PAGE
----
Container Soils - Water Movement and Retention forum: Container Soils - Water Movement and Retention

 
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Imagetapla
Feb 3, 2010 4:44 PM CST
Name: Al
5b-6a MI
Container Soils - Water Movement and Retention - (A Discussion About Soils)

As container gardeners, our first priority should be to insure the soils we use are adequately aerated for the life of the planting, or in the case of perennial material (trees, shrubs, garden perennials), from repot to repot. Soil aeration/drainage is the most important consideration in any container planting. Soils are the foundation that all container plantings are built on, and aeration is the very cornerstone of that foundation. Since aeration and drainage are inversely linked to soil particle size, it makes good sense to try to find and use soils or primary components with particles larger than peat. Durability and stability of soil components so they contribute to the retention of soil structure for extended periods is also extremely important. Pine and some other types of conifer bark fit the bill nicely, but I will talk more about various components later.

What I will write also hits pretty hard against the futility in using a drainage layer of coarse materials as an attempt to improve drainage. It just doesn't work. All it does is reduce the total volume of soil available for root colonization. A wick can be employed to remove water from the saturated layer of soil at the container bottom, but a drainage layer is not effective. A wick can be made to work in reverse of the self-watering pots widely being discussed on this forum now.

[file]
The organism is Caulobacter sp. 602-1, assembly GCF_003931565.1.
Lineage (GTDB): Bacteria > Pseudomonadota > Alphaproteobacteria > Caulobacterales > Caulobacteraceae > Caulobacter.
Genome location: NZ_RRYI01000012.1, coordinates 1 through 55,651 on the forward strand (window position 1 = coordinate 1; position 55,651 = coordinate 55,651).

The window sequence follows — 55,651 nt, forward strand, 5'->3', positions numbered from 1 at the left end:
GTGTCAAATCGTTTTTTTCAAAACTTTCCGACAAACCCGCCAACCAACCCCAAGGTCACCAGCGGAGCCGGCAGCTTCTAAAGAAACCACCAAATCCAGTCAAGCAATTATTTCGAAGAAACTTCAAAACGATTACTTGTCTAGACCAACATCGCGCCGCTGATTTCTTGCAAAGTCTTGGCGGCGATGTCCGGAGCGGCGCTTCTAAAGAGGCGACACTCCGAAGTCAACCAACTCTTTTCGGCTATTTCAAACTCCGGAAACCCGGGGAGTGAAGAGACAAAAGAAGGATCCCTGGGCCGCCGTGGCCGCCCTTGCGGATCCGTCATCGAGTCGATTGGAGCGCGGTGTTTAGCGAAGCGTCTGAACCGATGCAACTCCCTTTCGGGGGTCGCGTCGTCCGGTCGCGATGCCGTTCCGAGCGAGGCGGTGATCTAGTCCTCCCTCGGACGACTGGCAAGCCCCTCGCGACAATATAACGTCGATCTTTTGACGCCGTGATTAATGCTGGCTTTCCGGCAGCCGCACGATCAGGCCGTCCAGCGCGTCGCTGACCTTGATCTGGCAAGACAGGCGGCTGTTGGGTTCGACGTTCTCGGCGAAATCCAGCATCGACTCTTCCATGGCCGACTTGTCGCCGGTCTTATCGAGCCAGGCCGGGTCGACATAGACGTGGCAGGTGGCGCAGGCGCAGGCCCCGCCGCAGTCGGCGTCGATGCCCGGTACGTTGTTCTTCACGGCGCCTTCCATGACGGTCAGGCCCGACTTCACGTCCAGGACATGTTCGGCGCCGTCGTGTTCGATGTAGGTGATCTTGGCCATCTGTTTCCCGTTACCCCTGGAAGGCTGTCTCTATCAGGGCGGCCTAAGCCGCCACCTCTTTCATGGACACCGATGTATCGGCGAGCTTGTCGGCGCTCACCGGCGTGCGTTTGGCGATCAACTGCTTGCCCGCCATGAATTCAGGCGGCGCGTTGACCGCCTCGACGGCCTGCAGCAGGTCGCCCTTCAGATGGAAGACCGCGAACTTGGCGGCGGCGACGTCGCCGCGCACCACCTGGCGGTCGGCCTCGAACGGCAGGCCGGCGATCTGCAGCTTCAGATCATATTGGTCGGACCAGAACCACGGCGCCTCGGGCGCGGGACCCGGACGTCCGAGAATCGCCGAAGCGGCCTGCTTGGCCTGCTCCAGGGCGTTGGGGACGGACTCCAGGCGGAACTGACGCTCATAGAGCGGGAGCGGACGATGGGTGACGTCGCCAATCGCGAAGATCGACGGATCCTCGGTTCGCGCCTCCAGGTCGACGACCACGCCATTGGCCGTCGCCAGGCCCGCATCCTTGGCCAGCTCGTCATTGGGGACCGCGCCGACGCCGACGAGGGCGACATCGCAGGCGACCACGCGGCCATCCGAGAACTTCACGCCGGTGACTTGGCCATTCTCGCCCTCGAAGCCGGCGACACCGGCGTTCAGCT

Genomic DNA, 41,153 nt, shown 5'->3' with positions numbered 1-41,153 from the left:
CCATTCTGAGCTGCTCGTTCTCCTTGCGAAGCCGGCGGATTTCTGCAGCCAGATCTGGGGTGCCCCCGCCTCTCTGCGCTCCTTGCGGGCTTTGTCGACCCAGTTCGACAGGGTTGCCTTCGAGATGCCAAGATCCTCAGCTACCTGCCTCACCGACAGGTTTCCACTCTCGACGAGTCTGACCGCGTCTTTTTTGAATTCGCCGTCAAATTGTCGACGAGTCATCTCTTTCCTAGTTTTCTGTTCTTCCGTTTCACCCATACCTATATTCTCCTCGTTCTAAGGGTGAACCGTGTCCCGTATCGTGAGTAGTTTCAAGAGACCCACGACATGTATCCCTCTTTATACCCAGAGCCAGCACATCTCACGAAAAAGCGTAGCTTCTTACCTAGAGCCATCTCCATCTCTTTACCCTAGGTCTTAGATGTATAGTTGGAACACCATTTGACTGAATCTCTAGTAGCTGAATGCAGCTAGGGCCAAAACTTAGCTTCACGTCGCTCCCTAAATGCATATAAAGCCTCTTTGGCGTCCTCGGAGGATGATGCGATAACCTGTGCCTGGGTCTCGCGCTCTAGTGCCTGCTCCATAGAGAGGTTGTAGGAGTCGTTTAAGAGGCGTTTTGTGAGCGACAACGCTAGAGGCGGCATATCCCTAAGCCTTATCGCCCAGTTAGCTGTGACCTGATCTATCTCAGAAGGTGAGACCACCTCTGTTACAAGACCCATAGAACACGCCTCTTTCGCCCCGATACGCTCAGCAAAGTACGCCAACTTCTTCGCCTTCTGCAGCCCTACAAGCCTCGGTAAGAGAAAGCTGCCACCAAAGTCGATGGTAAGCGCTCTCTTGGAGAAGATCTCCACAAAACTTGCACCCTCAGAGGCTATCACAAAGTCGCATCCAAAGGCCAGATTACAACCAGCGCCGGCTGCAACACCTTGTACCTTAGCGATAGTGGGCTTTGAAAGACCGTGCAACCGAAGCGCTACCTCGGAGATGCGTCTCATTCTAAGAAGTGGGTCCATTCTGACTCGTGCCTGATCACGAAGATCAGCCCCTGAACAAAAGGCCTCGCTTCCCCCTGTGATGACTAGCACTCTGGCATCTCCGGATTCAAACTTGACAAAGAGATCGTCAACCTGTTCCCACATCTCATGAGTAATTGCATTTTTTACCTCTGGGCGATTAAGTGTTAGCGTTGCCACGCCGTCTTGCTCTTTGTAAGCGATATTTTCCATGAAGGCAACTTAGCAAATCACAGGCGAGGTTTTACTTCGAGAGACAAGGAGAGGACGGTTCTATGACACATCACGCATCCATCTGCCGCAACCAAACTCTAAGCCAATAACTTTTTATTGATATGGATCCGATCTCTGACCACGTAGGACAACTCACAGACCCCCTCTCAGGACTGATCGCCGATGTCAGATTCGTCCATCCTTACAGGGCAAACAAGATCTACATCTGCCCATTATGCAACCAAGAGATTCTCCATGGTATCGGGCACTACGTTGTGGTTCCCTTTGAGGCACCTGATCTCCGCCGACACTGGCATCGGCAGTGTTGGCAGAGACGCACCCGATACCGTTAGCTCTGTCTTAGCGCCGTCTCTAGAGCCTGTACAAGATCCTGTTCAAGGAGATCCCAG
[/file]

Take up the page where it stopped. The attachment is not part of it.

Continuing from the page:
Since there are many questions about soils appropriate for use in containers, I'll post basic mix recipes later, in case any would like to try the soil. It will follow the Water Movement information.

Consider this if you will:
Soil fills only a few needs in container culture. Among them are: Anchorage - A place for roots to extend, securing the plant and preventing it from toppling. Nutrient Retention - It must retain enough nutrients in available form to sustain plant systems. Gas Exchange - It must be sufficiently porous to allow air to move through the root system and by-product gasses to escape. Water - It must retain water enough in liquid and/or vapor form to sustain plants between waterings. Most plants can be grown without soil as long as we can provide air, nutrients, and water, (witness hydroponics). Here, I will concentrate primarily on the movement of water in soil(s).